Проблема детской бедности в перспективе: Обзор благополучия детей в богатых странах
Проблема детской бедности в перспективе: Обзор благополучия детей в богатых странах
Published: 2007 Innocenti Report Card
В данном выпуске содержится всесторонний анализ жизни и благополучия детей и подростков в 21 промышленно развитой стране. Такой анализ преследует цель оказать содействие мониторингу и дает возможность проводить сравнения и всячески способствовать обсуждению вопросов, касающихся улучшения жизни детей и разработки соответствующей политики.
Child Poverty in Perspective: An overview of child well-being in rich countries
Child Poverty in Perspective: An overview of child well-being in rich countries
Published: 2007 Innocenti Report Card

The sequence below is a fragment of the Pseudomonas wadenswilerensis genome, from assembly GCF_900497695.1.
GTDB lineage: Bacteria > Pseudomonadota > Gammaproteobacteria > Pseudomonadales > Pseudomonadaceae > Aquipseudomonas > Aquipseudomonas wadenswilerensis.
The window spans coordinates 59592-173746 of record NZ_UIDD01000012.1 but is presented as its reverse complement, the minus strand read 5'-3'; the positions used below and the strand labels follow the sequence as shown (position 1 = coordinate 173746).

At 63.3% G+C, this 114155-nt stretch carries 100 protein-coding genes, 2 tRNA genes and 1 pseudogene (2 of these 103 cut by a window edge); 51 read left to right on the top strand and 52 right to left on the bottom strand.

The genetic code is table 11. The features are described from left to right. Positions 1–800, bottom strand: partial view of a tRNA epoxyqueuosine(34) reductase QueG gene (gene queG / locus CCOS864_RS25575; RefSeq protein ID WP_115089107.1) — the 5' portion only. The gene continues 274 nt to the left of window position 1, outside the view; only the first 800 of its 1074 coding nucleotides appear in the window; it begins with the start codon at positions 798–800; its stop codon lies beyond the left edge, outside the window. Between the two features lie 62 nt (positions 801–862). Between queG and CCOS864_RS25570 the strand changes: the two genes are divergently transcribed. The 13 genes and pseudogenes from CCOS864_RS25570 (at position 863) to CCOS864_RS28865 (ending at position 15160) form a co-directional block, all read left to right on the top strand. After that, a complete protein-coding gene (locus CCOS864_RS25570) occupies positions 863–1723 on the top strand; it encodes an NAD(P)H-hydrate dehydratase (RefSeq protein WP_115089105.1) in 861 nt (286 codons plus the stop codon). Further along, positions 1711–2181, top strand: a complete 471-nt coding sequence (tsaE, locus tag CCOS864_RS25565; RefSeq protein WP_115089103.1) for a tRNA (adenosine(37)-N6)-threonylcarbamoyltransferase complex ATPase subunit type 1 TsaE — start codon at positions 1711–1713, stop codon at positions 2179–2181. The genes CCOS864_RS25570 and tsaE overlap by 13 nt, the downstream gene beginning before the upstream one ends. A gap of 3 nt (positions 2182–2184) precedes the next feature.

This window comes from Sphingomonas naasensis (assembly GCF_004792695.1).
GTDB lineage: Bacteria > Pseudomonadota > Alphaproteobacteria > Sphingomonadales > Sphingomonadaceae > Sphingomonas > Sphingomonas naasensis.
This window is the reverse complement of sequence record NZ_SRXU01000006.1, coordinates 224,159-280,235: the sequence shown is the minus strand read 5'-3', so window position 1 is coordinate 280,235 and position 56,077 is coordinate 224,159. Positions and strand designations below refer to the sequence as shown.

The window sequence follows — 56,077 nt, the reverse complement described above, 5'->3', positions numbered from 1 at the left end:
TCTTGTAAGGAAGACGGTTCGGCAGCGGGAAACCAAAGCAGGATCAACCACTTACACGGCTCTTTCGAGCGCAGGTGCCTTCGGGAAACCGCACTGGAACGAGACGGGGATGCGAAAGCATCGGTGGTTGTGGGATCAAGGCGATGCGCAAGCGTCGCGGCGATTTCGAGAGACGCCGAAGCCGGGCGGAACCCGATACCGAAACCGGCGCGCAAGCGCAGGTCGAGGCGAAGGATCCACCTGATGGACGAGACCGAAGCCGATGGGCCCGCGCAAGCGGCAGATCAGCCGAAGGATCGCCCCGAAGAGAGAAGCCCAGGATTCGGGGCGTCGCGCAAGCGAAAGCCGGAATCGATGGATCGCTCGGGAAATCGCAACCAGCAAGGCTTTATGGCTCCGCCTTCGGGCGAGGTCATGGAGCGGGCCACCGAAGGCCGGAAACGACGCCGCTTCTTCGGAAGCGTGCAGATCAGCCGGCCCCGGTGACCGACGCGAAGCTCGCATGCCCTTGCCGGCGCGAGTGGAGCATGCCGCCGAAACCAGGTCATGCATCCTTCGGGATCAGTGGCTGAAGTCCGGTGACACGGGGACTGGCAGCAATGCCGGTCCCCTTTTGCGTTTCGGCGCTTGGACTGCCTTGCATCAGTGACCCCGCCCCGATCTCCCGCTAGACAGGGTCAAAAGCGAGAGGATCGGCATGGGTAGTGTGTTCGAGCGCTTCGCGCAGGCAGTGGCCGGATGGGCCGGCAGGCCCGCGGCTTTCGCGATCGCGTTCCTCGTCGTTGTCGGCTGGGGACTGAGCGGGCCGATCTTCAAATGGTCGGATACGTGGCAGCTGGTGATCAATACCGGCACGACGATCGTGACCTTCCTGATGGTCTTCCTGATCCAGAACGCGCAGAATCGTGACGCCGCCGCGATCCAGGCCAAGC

This report builds and expands upon the analyses of Report Card No. 6 which considered relative income poverty affecting children and policies to mitigate it. Report Card 7 provides a pioneering, comprehensive picture of child well being through the consideration of six dimensions: material well-being, health and safety, education, family and peer relationships, subjective well-being, behaviours and lifestyles informed by the Convention on the Rights of the Child and relevant academic literature.
Innocenti Social Monitor 2006: Understanding child poverty in South-Eastern Europe and the Commonwealth of Independent States. Overview
Innocenti Social Monitor 2006: Understanding child poverty in South-Eastern Europe and the Commonwealth of Independent States. Overview
Published: 2006 Innocenti Social Monitor